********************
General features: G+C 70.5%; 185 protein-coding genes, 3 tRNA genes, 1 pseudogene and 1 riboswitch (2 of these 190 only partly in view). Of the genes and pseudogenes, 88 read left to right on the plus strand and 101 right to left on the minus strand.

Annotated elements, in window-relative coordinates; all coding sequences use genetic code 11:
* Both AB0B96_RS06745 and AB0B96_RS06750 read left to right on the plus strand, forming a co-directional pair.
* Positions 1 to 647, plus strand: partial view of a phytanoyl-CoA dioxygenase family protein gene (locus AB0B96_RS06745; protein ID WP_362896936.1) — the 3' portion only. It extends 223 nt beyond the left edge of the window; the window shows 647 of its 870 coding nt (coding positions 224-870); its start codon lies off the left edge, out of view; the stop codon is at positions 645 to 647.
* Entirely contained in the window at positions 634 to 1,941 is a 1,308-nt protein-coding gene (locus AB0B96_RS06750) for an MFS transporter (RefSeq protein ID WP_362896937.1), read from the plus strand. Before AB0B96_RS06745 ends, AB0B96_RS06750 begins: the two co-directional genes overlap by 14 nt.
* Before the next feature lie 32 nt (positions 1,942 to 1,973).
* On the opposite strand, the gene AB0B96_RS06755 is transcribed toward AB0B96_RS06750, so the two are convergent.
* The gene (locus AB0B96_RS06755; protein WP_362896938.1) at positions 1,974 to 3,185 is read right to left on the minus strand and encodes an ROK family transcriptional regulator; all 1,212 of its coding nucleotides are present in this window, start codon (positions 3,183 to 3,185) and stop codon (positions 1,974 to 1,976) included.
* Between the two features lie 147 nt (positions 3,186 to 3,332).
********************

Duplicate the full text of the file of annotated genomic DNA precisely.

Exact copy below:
General features: G+C 70.5%; 185 protein-coding genes, 3 tRNA genes, 1 pseudogene and 1 riboswitch (2 of these 190 only partly in view). Of the genes and pseudogenes, 88 read left to right on the plus strand and 101 right to left on the minus strand.

Annotated elements, in window-relative coordinates; all coding sequences use genetic code 11:
* Both AB0B96_RS06745 and AB0B96_RS06750 read left to right on the plus strand, forming a co-directional pair.
* Positions 1 to 647, plus strand: partial view of a phytanoyl-CoA dioxygenase family protein gene (locus AB0B96_RS06745; protein ID WP_362896936.1) — the 3' portion only. It extends 223 nt beyond the left edge of the window; the window shows 647 of its 870 coding nt (coding positions 224-870); its start codon lies off the left edge, out of view; the stop codon is at positions 645 to 647.
* Entirely contained in the window at positions 634 to 1,941 is a 1,308-nt protein-coding gene (locus AB0B96_RS06750) for an MFS transporter (RefSeq protein ID WP_362896937.1), read from the plus strand. Before AB0B96_RS06745 ends, AB0B96_RS06750 begins: the two co-directional genes overlap by 14 nt.
* Before the next feature lie 32 nt (positions 1,942 to 1,973).
* On the opposite strand, the gene AB0B96_RS06755 is transcribed toward AB0B96_RS06750, so the two are convergent.
* The gene (locus AB0B96_RS06755; protein WP_362896938.1) at positions 1,974 to 3,185 is read right to left on the minus strand and encodes an ROK family transcriptional regulator; all 1,212 of its coding nucleotides are present in this window, start codon (positions 3,183 to 3,185) and stop codon (positions 1,974 to 1,976) included.
* Between the two features lie 147 nt (positions 3,186 to 3,332).